Recently, as I was driving home, I passed a beautiful red sports car stopped along the side of the road. I’m not certain what kind of car it was – Ferrari, Porsche, something in that class. Whatever it was, it was impressive. Next to the car stood an exasperated man, sleeves rolled up, tipping a small gas can into the tank. He was obviously frustrated and annoyed. This guy wasn’t going anywhere; his high-performance sports car had run out of gas.
I could sense his irritation as I passed him by, and I felt for him of course, but a part of me couldn’t help but chuckle at the irony of the moment. This had to be the most elite, most expensive, most critically acclaimed vehicle in five counties – a car that had every advantage in style and performance over any other car on the road – and there it sat. In that moment, that car’s five-star ranking was irrelevant. All those things it had didn’t matter; it was the crucial element it didn’t have that mattered. If the goal was getting where it needed to go, even a beat up, rusted-out clunker was more valuable than that fancy, high-end coupe with an empty tank.
Like the many makes and models of cars we see on the road, each one of our kids is unique, too. Every young athlete is different. Some of us may be parenting the trendy sports car type – the elite level, high-performing superstars, decked out to meet even the most exacting specifications. Others of us might have more like the middle of the road, pre-owned family sedan type. Maybe he’s not all that impressive to look at in some ways – especially compared to the fancy sports car types – but he gets the job done. Some of us may even describe our young athlete as the beat up, rusted-out clunker. Nothing about him screams “high performance.” In fact, there’s a sense of relief if you can get his motor going at all today.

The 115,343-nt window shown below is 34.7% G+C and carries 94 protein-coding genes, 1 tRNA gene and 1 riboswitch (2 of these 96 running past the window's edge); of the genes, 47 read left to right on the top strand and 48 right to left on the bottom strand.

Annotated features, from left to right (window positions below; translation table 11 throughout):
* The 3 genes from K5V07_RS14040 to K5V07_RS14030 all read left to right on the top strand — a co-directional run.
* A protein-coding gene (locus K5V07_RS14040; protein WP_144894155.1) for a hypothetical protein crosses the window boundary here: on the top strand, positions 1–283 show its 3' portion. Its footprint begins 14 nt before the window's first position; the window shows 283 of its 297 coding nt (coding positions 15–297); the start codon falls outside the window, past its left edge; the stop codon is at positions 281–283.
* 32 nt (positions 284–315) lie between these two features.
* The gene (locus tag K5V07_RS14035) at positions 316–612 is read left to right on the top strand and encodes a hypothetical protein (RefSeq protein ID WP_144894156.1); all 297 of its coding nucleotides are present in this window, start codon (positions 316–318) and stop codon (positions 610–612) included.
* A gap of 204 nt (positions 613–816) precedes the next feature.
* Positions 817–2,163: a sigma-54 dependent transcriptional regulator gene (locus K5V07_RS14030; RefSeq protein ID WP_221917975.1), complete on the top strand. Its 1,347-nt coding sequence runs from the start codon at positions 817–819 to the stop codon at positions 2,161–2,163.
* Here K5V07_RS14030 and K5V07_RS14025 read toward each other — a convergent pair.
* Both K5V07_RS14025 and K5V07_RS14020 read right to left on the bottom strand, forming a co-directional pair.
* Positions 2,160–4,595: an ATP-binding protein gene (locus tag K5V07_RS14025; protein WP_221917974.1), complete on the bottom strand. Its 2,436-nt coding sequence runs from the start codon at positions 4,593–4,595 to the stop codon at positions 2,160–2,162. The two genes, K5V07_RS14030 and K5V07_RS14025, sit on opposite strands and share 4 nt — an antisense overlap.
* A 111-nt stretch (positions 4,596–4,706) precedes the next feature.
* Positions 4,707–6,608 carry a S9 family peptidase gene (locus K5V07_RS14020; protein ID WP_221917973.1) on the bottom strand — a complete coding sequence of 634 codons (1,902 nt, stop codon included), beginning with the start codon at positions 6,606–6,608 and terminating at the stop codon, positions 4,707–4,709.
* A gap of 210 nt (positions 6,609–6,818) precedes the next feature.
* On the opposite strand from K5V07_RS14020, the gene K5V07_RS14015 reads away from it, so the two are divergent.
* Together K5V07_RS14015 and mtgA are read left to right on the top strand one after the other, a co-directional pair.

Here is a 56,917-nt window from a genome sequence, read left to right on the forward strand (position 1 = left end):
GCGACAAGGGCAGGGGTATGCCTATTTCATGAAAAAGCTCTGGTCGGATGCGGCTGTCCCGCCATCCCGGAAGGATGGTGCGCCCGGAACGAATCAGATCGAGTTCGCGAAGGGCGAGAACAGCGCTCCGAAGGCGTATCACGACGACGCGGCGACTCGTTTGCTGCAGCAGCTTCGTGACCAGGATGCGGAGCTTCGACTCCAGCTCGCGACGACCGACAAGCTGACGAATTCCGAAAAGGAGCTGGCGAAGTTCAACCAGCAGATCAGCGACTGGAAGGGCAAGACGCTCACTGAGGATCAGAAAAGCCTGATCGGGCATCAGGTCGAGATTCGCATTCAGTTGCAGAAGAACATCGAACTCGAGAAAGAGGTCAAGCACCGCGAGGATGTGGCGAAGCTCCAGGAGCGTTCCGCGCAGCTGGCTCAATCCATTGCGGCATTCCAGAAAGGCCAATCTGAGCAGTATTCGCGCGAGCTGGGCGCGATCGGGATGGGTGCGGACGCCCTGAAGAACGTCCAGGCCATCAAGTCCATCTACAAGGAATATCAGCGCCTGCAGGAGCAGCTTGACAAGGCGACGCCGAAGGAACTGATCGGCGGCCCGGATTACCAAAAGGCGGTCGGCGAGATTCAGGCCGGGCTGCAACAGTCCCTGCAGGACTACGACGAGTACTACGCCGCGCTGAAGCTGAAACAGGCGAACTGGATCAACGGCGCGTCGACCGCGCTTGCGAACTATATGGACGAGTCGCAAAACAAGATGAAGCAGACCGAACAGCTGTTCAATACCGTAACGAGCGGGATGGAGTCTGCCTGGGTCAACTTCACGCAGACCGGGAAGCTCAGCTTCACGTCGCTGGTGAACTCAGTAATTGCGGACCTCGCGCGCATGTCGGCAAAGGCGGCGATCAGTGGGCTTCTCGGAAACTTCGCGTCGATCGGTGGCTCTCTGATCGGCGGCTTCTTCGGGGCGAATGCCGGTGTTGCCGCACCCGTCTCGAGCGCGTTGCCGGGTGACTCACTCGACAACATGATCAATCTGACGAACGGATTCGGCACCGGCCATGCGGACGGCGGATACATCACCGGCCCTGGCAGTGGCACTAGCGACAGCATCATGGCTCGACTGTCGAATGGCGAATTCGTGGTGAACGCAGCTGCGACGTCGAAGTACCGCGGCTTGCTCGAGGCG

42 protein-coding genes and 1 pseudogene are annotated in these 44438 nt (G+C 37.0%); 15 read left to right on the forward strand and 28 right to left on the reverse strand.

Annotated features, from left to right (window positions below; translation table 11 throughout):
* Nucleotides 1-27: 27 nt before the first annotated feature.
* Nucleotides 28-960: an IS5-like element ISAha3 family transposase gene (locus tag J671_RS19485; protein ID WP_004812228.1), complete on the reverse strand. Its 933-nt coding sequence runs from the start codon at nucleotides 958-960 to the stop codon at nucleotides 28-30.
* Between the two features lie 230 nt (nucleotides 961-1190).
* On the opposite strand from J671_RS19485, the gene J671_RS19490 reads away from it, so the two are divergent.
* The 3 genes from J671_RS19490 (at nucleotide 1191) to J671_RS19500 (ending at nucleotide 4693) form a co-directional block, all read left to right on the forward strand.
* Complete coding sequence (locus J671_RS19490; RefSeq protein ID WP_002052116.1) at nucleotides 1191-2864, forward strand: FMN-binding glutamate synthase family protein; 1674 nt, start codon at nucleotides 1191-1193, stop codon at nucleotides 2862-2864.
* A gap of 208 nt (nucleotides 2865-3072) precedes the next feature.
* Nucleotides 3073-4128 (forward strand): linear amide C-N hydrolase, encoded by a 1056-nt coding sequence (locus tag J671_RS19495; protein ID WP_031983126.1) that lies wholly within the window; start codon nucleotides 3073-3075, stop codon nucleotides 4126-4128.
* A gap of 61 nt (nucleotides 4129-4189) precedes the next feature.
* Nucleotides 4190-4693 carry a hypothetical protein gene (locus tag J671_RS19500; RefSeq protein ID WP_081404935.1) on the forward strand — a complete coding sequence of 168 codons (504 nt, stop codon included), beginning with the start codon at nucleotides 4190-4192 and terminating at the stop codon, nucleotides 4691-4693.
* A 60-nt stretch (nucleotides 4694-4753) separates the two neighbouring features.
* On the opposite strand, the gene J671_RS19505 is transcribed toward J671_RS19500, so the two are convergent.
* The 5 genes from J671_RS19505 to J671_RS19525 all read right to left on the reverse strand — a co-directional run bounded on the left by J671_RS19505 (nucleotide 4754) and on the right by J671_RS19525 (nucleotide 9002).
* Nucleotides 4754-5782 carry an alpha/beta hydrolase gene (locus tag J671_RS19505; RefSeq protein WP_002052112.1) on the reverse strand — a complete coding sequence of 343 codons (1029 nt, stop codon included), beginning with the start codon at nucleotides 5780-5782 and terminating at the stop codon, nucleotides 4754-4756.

Each of our kids may be different, but what we all share is the responsibility we have to help them navigate the challenges of the road ahead. Each one of us will help determine who our young athlete becomes. If you’re here today, reading this newsletter, hopefully the goal is that your child becomes a champion. How he compares to anyone else is irrelevant; your goal is that he achieves his very best and reaches his full potential. That’s the destination you have in mind. Of course, reaching that destination isn’t easy. Becoming a champion is a long, challenging journey that requires a lot from both child and parent. It requires dedication and determination. It requires patience and persistence. But maybe most importantly, it requires fuel for the journey ahead.
So what fuels the champion athlete? What drives him toward his very best? Simply put, the champion is fueled by a unique love for the game, a burning passion that drives him toward his full potential. When any one of us loves what we do – even if what we do is tough or challenging – it changes our perspective. What we love, we see as an opportunity; what we don’t love, we tend to see as an obligation. With an opportunity perspective we feel joyful, inspired, blessed, energized, and driven; with an obligation perspective, the same task makes us feel stressed, overwhelmed, burdened, fatigued, and frustrated. If you’re serious about raising and developing a champion, you are responsible for cultivating your child’s love for playing, and the powerful perspective that comes with it. The LENS book clarifies why: